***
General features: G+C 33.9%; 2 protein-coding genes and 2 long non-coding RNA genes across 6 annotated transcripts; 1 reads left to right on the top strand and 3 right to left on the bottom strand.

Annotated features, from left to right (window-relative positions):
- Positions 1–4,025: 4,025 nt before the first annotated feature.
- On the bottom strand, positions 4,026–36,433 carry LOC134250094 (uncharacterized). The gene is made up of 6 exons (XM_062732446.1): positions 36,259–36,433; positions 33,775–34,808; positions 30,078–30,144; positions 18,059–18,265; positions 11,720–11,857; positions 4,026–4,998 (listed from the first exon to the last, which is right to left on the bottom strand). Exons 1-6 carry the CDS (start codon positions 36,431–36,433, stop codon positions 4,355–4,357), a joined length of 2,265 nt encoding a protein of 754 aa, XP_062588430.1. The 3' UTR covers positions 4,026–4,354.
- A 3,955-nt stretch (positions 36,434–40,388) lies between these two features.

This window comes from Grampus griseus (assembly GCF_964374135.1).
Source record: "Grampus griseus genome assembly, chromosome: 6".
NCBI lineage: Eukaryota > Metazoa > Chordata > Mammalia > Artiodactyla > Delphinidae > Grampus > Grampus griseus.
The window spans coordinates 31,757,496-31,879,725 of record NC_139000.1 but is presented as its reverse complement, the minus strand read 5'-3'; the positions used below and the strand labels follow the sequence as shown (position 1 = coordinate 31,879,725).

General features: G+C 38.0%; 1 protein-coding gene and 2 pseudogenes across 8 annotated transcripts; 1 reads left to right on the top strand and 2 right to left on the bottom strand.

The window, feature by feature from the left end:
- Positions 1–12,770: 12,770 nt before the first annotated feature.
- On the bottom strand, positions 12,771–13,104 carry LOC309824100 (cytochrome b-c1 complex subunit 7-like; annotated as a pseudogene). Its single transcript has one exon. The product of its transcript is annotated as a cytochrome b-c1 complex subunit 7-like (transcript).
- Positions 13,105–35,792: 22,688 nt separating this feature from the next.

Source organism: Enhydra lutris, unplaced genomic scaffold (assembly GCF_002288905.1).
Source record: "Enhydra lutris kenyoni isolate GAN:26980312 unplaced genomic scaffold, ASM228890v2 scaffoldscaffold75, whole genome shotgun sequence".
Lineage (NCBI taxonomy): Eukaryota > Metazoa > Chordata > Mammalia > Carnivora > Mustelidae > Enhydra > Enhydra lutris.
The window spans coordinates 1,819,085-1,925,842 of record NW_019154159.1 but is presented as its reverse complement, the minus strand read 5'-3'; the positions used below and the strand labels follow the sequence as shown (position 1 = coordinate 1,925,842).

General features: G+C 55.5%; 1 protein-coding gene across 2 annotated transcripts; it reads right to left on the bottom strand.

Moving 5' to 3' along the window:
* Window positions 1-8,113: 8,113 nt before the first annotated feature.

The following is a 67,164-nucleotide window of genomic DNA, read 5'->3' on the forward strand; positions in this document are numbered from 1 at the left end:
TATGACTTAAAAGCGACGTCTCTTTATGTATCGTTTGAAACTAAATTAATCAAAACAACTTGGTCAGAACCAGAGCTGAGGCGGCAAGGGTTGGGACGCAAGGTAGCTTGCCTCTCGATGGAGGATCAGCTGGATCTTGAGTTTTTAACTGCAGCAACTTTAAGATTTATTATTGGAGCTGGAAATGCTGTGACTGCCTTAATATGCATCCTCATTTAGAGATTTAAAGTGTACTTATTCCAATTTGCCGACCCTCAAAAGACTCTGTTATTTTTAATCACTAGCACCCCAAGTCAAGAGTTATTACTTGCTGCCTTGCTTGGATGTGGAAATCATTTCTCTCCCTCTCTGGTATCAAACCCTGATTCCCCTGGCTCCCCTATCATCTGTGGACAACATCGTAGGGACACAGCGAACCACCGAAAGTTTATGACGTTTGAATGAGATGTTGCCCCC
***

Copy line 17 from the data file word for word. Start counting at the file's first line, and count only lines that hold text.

Lineage (NCBI taxonomy): Eukaryota > Metazoa > Chordata > Mammalia > Carnivora > Mustelidae > Enhydra > Enhydra lutris.